Other downtown hotspots in 1997 included Audrey's Books, which remains open on Jasper Avenue, and a street corner which boasted trees and benches. 

The corner, Hingston said, lived up to the hype. The trees and benches are still there, but many other recommended spots have closed, lost to redevelopment. 

"A lot of the stuff has changed over the years. And the turnover is incredible, in all those sections, half the things you look for are not even there anymore." 

Lonely Planet's downtown recommendations

  • Edmonton Art Gallery  —  Still there, but rebuilt as the Art Gallery of Alberta
  • Map Town  —  Gone
  • Silk Hat  —  Still there, now called The Hat
  • Nest  —  Gone
  • Bistro Praha  —  Still there
  • Goodfellows  —  Gone
  • Sherlock Holmes Pub  —  Still there
  • La Crêperie  —  Still there
  • Harvest Room (Hotel Macdonald)  —  Still there

Wandering Whyte Avenue

Citing a positive mood change downtown since the publication of the guidebook, Hingston said he expected the same vibe on Whyte Avenue.

What he found there was no small amount of regret over how the area had changed over the years.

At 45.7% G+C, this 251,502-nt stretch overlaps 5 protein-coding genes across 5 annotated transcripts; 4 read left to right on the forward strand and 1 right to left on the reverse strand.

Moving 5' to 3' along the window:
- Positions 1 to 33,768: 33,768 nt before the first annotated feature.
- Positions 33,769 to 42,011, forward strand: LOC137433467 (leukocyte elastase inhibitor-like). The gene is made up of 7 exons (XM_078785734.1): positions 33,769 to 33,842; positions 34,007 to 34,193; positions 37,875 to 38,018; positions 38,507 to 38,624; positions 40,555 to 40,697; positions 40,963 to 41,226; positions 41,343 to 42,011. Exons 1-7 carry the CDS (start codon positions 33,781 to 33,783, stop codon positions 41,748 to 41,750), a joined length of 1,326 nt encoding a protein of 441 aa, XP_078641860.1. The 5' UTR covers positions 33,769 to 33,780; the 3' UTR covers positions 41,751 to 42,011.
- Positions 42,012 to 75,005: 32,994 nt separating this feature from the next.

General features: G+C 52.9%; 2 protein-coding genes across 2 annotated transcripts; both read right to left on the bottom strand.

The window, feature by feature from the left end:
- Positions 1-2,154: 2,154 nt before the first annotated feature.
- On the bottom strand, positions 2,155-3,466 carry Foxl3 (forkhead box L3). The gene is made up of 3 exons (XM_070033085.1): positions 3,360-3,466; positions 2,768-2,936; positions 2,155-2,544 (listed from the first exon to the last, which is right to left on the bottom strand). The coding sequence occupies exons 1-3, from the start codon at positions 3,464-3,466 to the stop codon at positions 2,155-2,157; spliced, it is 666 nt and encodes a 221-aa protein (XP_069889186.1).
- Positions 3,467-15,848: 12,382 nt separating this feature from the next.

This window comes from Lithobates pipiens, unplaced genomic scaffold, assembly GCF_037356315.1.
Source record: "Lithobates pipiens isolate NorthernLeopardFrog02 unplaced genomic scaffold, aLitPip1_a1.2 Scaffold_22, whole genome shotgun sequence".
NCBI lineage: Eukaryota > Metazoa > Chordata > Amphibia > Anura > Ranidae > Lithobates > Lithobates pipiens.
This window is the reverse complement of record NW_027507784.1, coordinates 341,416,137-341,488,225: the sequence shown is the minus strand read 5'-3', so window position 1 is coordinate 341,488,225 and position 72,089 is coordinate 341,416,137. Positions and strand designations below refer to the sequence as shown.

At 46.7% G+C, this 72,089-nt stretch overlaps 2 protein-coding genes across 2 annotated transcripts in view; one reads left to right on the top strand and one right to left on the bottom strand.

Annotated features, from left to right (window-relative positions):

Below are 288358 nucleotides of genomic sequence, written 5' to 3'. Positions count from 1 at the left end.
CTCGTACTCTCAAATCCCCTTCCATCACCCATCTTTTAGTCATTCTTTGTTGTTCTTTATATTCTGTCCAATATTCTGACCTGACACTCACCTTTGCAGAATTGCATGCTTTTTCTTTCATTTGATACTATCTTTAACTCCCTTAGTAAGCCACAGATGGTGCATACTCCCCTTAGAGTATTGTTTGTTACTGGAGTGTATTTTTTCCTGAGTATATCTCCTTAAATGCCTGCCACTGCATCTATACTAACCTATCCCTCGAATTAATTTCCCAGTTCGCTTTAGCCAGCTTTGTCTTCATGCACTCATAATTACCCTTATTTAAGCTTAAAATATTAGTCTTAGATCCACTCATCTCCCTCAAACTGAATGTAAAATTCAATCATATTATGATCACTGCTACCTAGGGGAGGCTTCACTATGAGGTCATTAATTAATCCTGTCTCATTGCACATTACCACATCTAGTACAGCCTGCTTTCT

Hingston said Old Strathcona businesses who made the list in 1997 are feeling pessimistic about high rents and commercialization in the district. 

"I've long been under the impression that in the '90s, Edmonton was at its nadir as a city," Hingston said in his article.

"It didn't occur to me to consider what might have been special about the place back then, or what has been lost in the years since." 

Lonely Planet's Old Strathcona recommendations

  • Rutherford House  —  Still there
  • Greenwoods' Bookshoppe  —  Gone
  • Model & Toy Museum  —  Gone
  • C&E Railway Museum  —  Still there
  • Telephone Historical Centre  —  Still there, new location 
  • Uncle Albert's —  Gone
  • New York Bagel Café  —  Moved to Gateway Blvd.
  • Veggies  —  Gone
  • Strathcona Gasthaus  —  Gone

A walk back in time at West Edmonton Mall

Hingston then headed to the city's most legendary shopping mall. 

How could he possibly resist after reading this:

"'West Ed' is really something else," says the guide. "More than just the world's largest shopping mall and largest indoor water park, it's a self-contained city complete with roof. You could live, OK, exist, inside for years." Ouch.

Upon arrival — as directed by the guide — Hingston set out to find statues of sex workers at the "ersatz New Orleans Bourbon Street," but found the indoor strip dismantled.

The gaudy street is gone, remodeled years ago, into something much less risqué. 

Sadly, Hingston says, the fabled statues were auctioned off to the public in 2011.

Hingston is now taking his trusty guide on the road, and plans to eventually write a travel book of his own. 

"I'm going to take it to any city that will have me. I've done Edmonton and Calgary, and I'm going to Vancouver and hopefully carry on," he said. 

"Every place that I've gone to so far has been totally fascinating."